Georgia Schools “Go Green” with Local Produce


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Dawn Lewis, director of culinary services for Glynn County schools told local news Golden Isles that 20% of the menu items at their school are now locally sourced.

Working towards the Vision 2020 for School Nutrition Initiative, the school hopes to implement healthier local foods into the school’s menu, highlighting Georgia farmers and the school’s local campus garden.

At Oglethorpe Point Elementary School vegetables are being grown in the campus garden, like broccoli, carrots, and collard greens. All maintained by pre-k and kinder students and eaten as part of the curriculum.

The school is also using garden art to entice students to learn more about healthy foods, letting students paint or make art for the garden like painted rain barrels.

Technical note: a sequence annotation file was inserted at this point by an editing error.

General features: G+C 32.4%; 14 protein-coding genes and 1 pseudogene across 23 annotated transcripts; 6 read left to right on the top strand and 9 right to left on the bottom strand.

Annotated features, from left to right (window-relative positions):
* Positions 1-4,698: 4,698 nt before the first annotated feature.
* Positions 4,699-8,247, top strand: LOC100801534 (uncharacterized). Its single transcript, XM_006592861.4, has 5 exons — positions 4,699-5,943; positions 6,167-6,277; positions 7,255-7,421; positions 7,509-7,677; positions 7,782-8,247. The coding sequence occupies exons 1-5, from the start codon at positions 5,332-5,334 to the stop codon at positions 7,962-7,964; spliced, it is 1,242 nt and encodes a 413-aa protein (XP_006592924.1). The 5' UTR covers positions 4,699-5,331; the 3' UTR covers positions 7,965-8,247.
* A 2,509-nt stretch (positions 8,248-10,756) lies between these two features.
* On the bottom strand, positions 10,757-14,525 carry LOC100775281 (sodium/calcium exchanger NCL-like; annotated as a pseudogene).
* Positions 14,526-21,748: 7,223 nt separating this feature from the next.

The teachers are excited about how kids are learning more about vegetables but hope to see the garden expand and provide more for the school’s cafeteria, that although buys local produce, still serves processed foods like french toast sticks, donuts, and pizza crunchers.

But educators and staff are hopeful, noticing that fewer sweets have shown up on the school’s menu.

“I’ve seen a lot more fruits and veggies, that’s for sure,” said Helene Denker, who supervises culinary services at Oglethorpe Point Elementary. “There’s a lot less sweets, now. We maybe have sweets on the menu once a week.”

Latino-majority schools also need access to fresh fruits and vegetables in their school lunches, as many schools are still left behind in upgrading their school menus to encourage students to eat healthier.
To learn more about the need for healthy school food environments, click here.

By The Numbers By The Numbers



for every Latino neighborhood, compared to 3 for every non-Latino neighborhood

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